Sluggish hitting. A lack of contributions from veteran leaders. Senior right-hander Alex Storako failing to keep the ball in the ballpark.
All of these issues have plagued the No. 22 Michigan softball team at various points this season. Whether these problems have been around since game one of the season or just cropped up recently, all of them have cost the Wolverines multiple games.
In Sunday’s bout with Penn State, these three issues forged the perfect storm for the Nittany Lions’ upset win, 3-2. Even after a week when they seemed to start to fade away, Michigan showed that those struggles are far from over.
“This is a game that we were lethargic from the first pitch offensively and we never recovered,” Michigan associate head coach Bonnie Tholl said. “Credit Penn State’s pitching for not giving us anything to really tee off on, but we could have been much better and more aggressive at the plate.”
The Wolverines managed only four hits on the game, a sharp decline from the first two games of the series in which they combined for 15 hits. Most of those hits were on weak contact, save one home run from freshman utility player Annabelle Widra. And outside of those four hits, very few balls were hit hard in the slightest.
Meanwhile, only one of those hits came from a player that was even on the team last season, junior outfielder Audrey LeClair. Of the players that coaches consistently describe as a veteran leader, only fifth-year third baseman Taylor Bump even reached base.
In a game where Michigan needed its experienced leadership to pull it out of the trenches, it vanished.
“This weekend, the juniors and seniors provided a lot of our offense in the first two games,” Tholl said. “But today, they disappeared.”
Even Storako, who struck out 17 batters, couldn’t escape her greatest concern.
After two complete-game efforts where she allowed a total of one run, Storako reverted to the struggles she faced in the Wolverines’ first two Big Ten series. She allowed two home runs to the Nittany Lions, one two-run home run and a solo shot in the seventh inning that gave Penn State its final lead.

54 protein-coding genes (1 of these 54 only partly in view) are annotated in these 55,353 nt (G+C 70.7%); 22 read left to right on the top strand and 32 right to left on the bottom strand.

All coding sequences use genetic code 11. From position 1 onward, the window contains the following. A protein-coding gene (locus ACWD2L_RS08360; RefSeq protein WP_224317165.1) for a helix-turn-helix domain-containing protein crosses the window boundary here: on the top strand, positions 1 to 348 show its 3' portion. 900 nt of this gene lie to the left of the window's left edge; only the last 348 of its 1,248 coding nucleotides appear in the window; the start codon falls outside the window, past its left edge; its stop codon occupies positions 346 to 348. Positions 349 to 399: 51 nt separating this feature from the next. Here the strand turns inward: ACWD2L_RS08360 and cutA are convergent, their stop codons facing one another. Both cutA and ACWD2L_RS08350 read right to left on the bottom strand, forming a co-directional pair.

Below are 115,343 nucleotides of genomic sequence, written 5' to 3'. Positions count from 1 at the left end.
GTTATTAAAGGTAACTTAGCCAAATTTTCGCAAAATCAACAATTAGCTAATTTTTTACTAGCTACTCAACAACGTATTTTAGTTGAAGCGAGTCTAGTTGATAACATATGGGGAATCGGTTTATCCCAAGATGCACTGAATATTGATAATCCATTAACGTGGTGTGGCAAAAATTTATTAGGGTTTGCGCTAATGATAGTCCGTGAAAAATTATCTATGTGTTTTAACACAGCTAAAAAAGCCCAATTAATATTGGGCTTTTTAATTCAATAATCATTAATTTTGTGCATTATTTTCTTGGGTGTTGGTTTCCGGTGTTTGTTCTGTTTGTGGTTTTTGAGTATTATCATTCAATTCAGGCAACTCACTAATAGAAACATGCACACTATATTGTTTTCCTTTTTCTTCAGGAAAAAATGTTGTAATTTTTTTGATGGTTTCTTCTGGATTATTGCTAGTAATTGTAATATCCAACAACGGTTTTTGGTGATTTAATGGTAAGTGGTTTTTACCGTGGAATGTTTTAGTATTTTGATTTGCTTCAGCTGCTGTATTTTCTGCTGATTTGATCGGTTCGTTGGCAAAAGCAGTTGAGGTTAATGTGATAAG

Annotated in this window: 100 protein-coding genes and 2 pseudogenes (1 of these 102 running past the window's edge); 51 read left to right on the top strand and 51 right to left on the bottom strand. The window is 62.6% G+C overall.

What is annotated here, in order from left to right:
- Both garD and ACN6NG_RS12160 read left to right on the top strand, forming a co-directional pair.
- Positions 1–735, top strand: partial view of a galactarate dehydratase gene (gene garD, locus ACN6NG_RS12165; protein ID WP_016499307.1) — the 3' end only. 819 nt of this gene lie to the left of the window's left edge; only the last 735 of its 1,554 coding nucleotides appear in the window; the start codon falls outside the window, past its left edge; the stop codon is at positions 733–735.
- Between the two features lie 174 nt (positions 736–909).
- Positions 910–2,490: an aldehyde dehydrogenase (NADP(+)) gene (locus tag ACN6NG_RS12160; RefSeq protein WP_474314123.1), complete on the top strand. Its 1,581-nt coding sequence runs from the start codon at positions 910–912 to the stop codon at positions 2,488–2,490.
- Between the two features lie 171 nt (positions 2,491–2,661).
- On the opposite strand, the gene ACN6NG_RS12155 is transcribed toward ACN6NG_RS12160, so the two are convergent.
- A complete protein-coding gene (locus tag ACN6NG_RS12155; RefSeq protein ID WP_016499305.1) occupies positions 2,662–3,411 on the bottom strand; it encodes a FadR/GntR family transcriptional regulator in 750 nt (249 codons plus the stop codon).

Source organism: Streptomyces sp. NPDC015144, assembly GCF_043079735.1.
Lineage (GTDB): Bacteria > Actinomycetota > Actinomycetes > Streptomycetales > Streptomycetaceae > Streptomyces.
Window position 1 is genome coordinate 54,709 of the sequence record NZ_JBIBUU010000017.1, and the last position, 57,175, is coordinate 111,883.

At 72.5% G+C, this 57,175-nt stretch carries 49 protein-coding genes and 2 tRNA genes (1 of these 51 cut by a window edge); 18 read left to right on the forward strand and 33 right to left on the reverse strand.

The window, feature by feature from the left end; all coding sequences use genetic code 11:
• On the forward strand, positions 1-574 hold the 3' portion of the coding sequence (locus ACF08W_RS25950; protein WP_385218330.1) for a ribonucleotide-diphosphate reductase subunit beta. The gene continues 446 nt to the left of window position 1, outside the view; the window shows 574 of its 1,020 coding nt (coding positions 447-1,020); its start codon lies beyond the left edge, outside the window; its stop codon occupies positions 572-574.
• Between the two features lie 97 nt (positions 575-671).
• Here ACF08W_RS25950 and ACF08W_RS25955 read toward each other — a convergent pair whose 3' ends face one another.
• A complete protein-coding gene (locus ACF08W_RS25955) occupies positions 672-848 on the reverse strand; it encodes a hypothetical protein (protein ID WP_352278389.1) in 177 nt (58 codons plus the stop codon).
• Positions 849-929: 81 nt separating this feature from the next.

“You can’t fault her,” Tholl said. “She had 17 strikeouts. … Unfortunately, they just ran into a couple pitches.”
Yet those pitches have haunted her.
In her last 10 outings, Storako has given up 13 home runs — four more than all of last season in 20 fewer innings. She constantly dominates deep into games, but is liable to one bad pitch that blows Michigan’s lead. When the bats struggle like they did versus the Nittany Lions, that one mistake costs the Wolverines the game — whether or not the blame can rightfully be placed on her.
Now, because of the myriad of issues, Michigan finds itself at 4-5 in conference play. The uphill climb in the conference standings appears insurmountable, sitting four games behind Nebraska and three games behind No. 9 Northwestern — both teams that the Wolverines already lost a series to. With a home loss to perennial bottom-feeder Penn State, Michigan is digging itself an even deeper hole.
Even if the team resolved these issues tomorrow, the damage is already done. While the season is far from over, the Wolverines’ conference title hopes very well might be.
And they owe it to the same recurring, crippling, inescapable struggles that they just can’t seem to shake off.